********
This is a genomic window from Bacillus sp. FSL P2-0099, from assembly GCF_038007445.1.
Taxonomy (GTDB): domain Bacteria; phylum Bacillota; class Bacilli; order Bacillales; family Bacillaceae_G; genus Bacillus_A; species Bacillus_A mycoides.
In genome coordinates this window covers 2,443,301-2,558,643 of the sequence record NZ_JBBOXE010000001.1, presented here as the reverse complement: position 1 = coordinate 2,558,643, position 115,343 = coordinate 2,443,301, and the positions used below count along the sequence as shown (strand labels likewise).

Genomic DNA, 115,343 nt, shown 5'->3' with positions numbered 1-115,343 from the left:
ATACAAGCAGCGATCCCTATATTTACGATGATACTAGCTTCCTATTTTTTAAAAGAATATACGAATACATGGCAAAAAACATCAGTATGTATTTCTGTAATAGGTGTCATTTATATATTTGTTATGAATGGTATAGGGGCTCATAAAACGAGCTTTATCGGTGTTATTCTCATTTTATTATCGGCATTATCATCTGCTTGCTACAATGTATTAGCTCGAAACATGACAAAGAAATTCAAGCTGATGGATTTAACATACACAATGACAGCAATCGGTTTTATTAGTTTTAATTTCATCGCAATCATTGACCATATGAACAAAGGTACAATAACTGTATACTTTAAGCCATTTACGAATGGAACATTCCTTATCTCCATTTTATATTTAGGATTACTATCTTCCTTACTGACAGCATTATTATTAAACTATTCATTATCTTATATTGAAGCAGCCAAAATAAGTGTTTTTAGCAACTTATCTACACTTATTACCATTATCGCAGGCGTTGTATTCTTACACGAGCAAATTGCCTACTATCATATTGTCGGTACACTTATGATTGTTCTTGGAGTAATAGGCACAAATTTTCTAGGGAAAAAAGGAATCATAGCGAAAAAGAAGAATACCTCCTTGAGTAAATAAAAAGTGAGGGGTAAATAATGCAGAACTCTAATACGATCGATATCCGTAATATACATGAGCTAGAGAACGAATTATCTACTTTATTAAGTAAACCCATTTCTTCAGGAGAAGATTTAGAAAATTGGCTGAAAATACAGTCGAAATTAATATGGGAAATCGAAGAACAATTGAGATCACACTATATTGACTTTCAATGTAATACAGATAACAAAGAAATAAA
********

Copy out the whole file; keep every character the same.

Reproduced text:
This is a genomic window from Bacillus sp. FSL P2-0099, from assembly GCF_038007445.1.
Taxonomy (GTDB): domain Bacteria; phylum Bacillota; class Bacilli; order Bacillales; family Bacillaceae_G; genus Bacillus_A; species Bacillus_A mycoides.
In genome coordinates this window covers 2,443,301-2,558,643 of the sequence record NZ_JBBOXE010000001.1, presented here as the reverse complement: position 1 = coordinate 2,558,643, position 115,343 = coordinate 2,443,301, and the positions used below count along the sequence as shown (strand labels likewise).

Genomic DNA, 115,343 nt, shown 5'->3' with positions numbered 1-115,343 from the left:
ATACAAGCAGCGATCCCTATATTTACGATGATACTAGCTTCCTATTTTTTAAAAGAATATACGAATACATGGCAAAAAACATCAGTATGTATTTCTGTAATAGGTGTCATTTATATATTTGTTATGAATGGTATAGGGGCTCATAAAACGAGCTTTATCGGTGTTATTCTCATTTTATTATCGGCATTATCATCTGCTTGCTACAATGTATTAGCTCGAAACATGACAAAGAAATTCAAGCTGATGGATTTAACATACACAATGACAGCAATCGGTTTTATTAGTTTTAATTTCATCGCAATCATTGACCATATGAACAAAGGTACAATAACTGTATACTTTAAGCCATTTACGAATGGAACATTCCTTATCTCCATTTTATATTTAGGATTACTATCTTCCTTACTGACAGCATTATTATTAAACTATTCATTATCTTATATTGAAGCAGCCAAAATAAGTGTTTTTAGCAACTTATCTACACTTATTACCATTATCGCAGGCGTTGTATTCTTACACGAGCAAATTGCCTACTATCATATTGTCGGTACACTTATGATTGTTCTTGGAGTAATAGGCACAAATTTTCTAGGGAAAAAAGGAATCATAGCGAAAAAGAAGAATACCTCCTTGAGTAAATAAAAAGTGAGGGGTAAATAATGCAGAACTCTAATACGATCGATATCCGTAATATACATGAGCTAGAGAACGAATTATCTACTTTATTAAGTAAACCCATTTCTTCAGGAGAAGATTTAGAAAATTGGCTGAAAATACAGTCGAAATTAATATGGGAAATCGAAGAACAATTGAGATCACACTATATTGACTTTCAATGTAATACAGATAACAAAGAAATAAA